10 Signs to Get Your Skin Checked ASAP, According to Dermatologists

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As we grow older, our skin undergoes many changes, and therefore it’s crucial to keep an eye out for any signs of skin cancer, as early detection can increase the chances of successful treatment. If you notice any unusual or different marks on your skin, it’s highly recommended to visit a dermatologist for a check-up as soon as possible.

  • Jody Levine, MD is a board-certified dermatologist in New York
  • Jeremy Brauer, MD is a board-certified dermatologist in New York
  • Corey L. Hartman, MD is a board-certified dermatologist in Birmingham, AL
  • Michael I. Jacobs, MD is a board-certified dermatologist in New York
  • Christopher Chu, MD is a board-certified dermatologist in Austin, TX

“Do an at-home skin check-up once a month by checking your skin from hair to toes and front to back,” says New York dermatologist Jeremy Brauer, MD, who also recommends using a handheld mirror while self-examining your body. “It’s important to visit a dermatologist to detect skin changes on all areas of your body, including areas that are hard to see,” says New York dermatologist Jody A. Levine, MD. 

“Anytime your skin doesn’t appear normal, or something has changed on the skin in a short period of time,” you should see a doctor, says Birmingham, AL dermatologist Corey L. Hartman, who explains that your skin can experience a wide range of changes. “It could be symptoms of a skin infection or something more serious, like skin cancer.” Hartman also suggests setting a calendar invite on your phone with a monthly reminder to do a self skin check.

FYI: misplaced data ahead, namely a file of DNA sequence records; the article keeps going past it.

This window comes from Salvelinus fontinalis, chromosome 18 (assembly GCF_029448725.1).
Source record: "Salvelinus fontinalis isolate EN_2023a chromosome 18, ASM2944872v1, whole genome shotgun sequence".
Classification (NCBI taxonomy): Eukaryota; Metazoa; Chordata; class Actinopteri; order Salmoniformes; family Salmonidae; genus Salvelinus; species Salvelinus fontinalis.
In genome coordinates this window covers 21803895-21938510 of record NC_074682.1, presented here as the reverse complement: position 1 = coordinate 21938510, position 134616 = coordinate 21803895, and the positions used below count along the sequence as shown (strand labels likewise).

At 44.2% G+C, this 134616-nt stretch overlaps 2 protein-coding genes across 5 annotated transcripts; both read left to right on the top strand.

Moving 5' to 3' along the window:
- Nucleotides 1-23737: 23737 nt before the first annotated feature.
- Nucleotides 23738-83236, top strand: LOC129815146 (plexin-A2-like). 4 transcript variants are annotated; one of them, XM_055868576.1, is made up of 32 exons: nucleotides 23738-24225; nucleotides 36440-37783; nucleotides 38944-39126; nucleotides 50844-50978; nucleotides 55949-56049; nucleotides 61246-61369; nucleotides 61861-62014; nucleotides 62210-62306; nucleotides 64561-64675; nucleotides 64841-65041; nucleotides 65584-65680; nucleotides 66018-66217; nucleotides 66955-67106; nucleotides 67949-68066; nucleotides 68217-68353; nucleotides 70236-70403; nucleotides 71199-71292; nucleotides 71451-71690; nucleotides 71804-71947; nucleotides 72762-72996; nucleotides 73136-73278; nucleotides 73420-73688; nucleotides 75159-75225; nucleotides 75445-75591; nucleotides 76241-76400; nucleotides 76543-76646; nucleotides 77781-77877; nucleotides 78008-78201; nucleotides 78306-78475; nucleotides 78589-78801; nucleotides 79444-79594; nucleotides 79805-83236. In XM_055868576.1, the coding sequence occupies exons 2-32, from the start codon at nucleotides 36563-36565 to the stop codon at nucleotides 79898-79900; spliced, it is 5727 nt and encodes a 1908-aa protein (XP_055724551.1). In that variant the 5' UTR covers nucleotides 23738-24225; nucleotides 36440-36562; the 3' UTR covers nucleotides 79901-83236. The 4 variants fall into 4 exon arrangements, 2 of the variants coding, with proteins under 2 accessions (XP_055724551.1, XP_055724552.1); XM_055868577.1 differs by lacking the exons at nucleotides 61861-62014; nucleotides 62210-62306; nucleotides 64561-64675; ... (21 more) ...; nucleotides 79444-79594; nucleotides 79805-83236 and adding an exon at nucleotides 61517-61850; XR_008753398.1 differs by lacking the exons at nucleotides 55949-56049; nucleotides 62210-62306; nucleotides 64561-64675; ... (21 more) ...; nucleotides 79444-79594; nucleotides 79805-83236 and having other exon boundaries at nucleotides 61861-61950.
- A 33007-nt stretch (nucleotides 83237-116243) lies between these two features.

Skin cancer, also known as melanoma, is the most common form of cancer in the United States. Luckily, it’s highly treatable if detected early. Dr. Brauer notes that patients in their early 30’s, 40’s and 50’s are at a greater risk for skin cancer. “Additionally, once you’ve had one skin cancer occurrence, you’re at an increased risk of having another one in your lifetime.” He urges one or two yearly appointments with a dermatologist, and if you see any of the changes in your skin below, book an appointment ASAP. 

Signs you should get your skin checked

Whether it’s an early sign of cancer or signaling another skin concern, these are the changes to look out for.

Changes in size, shape or color of moles or spots

Changes in color, size or shape of a mole or spot can indicate changing skin, say Dr. Brauer and Michael I. Jacobs, MD. Patients tend to notice or “focus on new moles or spots” but frequently neglect to pay attention to every detail of them, especially the changes in size, shape or color. If you see anything irregular, ragged, notched or blurred, you should see a dermatologist. 

Austin, TX dermatologist Christopher Chu, MD advises that any skin spots or moles with colors such as brown, black, blue or pink should be checked by a dermatologist. Additionally, if you notice that the borders of the mole or bump are irregular, ragged, notched, blurred or have color spreading beyond the border, share these changes with a dermatologist.